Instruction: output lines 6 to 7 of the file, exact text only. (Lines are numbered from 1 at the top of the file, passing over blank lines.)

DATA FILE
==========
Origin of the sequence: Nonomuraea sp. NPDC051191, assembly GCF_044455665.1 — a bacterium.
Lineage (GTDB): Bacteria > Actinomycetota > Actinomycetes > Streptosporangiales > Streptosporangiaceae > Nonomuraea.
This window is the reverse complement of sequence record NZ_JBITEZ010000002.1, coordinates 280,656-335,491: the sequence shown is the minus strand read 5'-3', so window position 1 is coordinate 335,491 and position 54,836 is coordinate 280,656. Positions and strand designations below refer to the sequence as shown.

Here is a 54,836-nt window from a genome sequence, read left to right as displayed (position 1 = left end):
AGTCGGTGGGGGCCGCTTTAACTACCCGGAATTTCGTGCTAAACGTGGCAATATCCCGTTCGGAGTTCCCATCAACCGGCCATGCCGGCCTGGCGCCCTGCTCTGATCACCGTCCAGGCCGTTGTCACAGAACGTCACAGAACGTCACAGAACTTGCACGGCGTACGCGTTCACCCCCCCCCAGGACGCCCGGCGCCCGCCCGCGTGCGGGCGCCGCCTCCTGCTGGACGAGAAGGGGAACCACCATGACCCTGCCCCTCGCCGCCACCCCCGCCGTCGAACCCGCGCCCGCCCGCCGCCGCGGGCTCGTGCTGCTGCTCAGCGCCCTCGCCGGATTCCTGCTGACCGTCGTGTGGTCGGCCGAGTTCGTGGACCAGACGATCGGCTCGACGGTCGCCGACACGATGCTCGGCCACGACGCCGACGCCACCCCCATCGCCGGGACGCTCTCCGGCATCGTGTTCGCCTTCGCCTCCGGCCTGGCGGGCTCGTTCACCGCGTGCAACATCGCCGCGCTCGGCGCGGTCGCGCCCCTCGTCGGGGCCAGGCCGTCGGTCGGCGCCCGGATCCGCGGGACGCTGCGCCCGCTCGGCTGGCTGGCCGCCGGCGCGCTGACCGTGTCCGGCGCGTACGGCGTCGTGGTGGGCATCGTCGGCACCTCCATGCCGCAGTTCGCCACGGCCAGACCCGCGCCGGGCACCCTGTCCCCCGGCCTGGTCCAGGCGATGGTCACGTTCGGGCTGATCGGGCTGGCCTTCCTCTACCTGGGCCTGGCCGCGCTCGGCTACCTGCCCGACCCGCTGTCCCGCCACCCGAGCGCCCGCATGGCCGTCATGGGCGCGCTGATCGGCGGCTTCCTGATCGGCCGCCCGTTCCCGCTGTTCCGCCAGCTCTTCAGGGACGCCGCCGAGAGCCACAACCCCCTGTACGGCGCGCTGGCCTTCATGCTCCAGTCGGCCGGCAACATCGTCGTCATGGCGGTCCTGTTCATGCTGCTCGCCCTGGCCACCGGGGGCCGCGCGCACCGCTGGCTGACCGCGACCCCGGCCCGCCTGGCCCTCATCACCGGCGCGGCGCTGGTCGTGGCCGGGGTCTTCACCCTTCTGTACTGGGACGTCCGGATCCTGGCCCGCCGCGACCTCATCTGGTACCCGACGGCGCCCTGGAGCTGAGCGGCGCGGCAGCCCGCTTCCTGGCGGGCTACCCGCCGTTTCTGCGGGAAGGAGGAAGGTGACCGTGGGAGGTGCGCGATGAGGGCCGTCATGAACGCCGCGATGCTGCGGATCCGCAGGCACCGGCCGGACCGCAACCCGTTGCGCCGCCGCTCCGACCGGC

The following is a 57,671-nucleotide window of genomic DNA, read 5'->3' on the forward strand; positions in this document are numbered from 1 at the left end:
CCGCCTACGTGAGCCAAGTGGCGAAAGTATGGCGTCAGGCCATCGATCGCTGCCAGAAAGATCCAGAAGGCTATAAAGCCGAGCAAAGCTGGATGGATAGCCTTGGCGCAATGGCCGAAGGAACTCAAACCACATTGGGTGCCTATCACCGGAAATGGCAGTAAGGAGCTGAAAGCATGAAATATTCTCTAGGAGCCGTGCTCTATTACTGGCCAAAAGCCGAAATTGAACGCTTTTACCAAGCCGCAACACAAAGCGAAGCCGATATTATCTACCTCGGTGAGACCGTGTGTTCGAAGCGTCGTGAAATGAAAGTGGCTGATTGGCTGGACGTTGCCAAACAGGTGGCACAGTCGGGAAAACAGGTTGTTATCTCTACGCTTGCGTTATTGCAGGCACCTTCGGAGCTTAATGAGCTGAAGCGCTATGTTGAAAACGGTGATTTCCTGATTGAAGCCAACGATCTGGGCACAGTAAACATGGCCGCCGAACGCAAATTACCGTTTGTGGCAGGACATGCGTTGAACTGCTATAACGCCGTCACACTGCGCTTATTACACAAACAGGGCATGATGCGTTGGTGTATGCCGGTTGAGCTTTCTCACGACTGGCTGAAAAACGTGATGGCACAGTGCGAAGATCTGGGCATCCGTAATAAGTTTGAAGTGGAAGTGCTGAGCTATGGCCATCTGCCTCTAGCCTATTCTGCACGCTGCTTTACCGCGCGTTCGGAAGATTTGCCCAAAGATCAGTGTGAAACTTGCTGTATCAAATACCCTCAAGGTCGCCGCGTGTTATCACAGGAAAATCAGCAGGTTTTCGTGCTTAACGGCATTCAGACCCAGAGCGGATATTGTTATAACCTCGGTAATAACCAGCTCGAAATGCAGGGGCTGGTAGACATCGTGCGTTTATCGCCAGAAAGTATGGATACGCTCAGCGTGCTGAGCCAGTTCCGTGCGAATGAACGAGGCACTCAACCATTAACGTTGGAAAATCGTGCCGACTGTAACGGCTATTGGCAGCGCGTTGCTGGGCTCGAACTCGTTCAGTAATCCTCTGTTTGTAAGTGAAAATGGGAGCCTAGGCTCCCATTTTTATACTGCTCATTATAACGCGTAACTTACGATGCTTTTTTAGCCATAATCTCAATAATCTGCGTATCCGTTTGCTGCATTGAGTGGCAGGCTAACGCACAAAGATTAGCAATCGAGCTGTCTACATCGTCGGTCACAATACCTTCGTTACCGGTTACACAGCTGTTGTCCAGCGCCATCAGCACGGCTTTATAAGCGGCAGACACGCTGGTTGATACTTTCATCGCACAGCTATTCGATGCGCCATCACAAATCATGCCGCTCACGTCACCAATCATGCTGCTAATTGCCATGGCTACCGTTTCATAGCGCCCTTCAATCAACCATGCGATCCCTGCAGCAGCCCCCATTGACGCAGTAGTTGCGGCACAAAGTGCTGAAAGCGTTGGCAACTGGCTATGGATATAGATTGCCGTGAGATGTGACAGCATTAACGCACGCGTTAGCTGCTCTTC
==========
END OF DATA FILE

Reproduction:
The following is a 57,671-nucleotide window of genomic DNA, read 5'->3' on the forward strand; positions in this document are numbered from 1 at the left end:
CCGCCTACGTGAGCCAAGTGGCGAAAGTATGGCGTCAGGCCATCGATCGCTGCCAGAAAGATCCAGAAGGCTATAAAGCCGAGCAAAGCTGGATGGATAGCCTTGGCGCAATGGCCGAAGGAACTCAAACCACATTGGGTGCCTATCACCGGAAATGGCAGTAAGGAGCTGAAAGCATGAAATATTCTCTAGGAGCCGTGCTCTATTACTGGCCAAAAGCCGAAATTGAACGCTTTTACCAAGCCGCAACACAAAGCGAAGCCGATATTATCTACCTCGGTGAGACCGTGTGTTCGAAGCGTCGTGAAATGAAAGTGGCTGATTGGCTGGACGTTGCCAAACAGGTGGCACAGTCGGGAAAACAGGTTGTTATCTCTACGCTTGCGTTATTGCAGGCACCTTCGGAGCTTAATGAGCTGAAGCGCTATGTTGAAAACGGTGATTTCCTGATTGAAGCCAACGATCTGGGCACAGTAAACATGGCCGCCGAACGCAAATTACCGTTTGTGGCAGGACATGCGTTGAACTGCTATAACGCCGTCACACTGCGCTTATTACACAAACAGGGCATGATGCGTTGGTGTATGCCGGTTGAGCTTTCTCACGACTGGCTGAAAAACGTGATGGCACAGTGCGAAGATCTGGGCATCCGTAATAAGTTTGAAGTGGAAGTGCTGAGCTATGGCCATCTGCCTCTAGCCTATTCTGCACGCTGCTTTACCGCGCGTTCGGAAGATTTGCCCAAAGATCAGTGTGAAACTTGCTGTATCAAATACCCTCAAGGTCGCCGCGTGTTATCACAGGAAAATCAGCAGGTTTTCGTGCTTAACGGCATTCAGACCCAGAGCGGATATTGTTATAACCTCGGTAATAACCAGCTCGAAATGCAGGGGCTGGTAGACATCGTGCGTTTATCGCCAGAAAGTATGGATACGCTCAGCGTGCTGAGCCAGTTCCGTGCGAATGAACGAGGCACTCAACCATTAACGTTGGAAAATCGTGCCGACTGTAACGGCTATTGGCAGCGCGTTGCTGGGCTCGAACTCGTTCAGTAATCCTCTGTTTGTAAGTGAAAATGGGAGCCTAGGCTCCCATTTTTATACTGCTCATTATAACGCGTAACTTACGATGCTTTTTTAGCCATAATCTCAATAATCTGCGTATCCGTTTGCTGCATTGAGTGGCAGGCTAACGCACAAAGATTAGCAATCGAGCTGTCTACATCGTCGGTCACAATACCTTCGTTACCGGTTACACAGCTGTTGTCCAGCGCCATCAGCACGGCTTTATAAGCGGCAGACACGCTGGTTGATACTTTCATCGCACAGCTATTCGATGCGCCATCACAAATCATGCCGCTCACGTCACCAATCATGCTGCTAATTGCCATGGCTACCGTTTCATAGCGCCCTTCAATCAACCATGCGATCCCTGCAGCAGCCCCCATTGACGCAGTAGTTGCGGCACAAAGTGCTGAAAGCGTTGGCAACTGGCTATGGATATAGATTGCCGTGAGATGTGACAGCATTAACGCACGCGTTAGCTGCTCTTC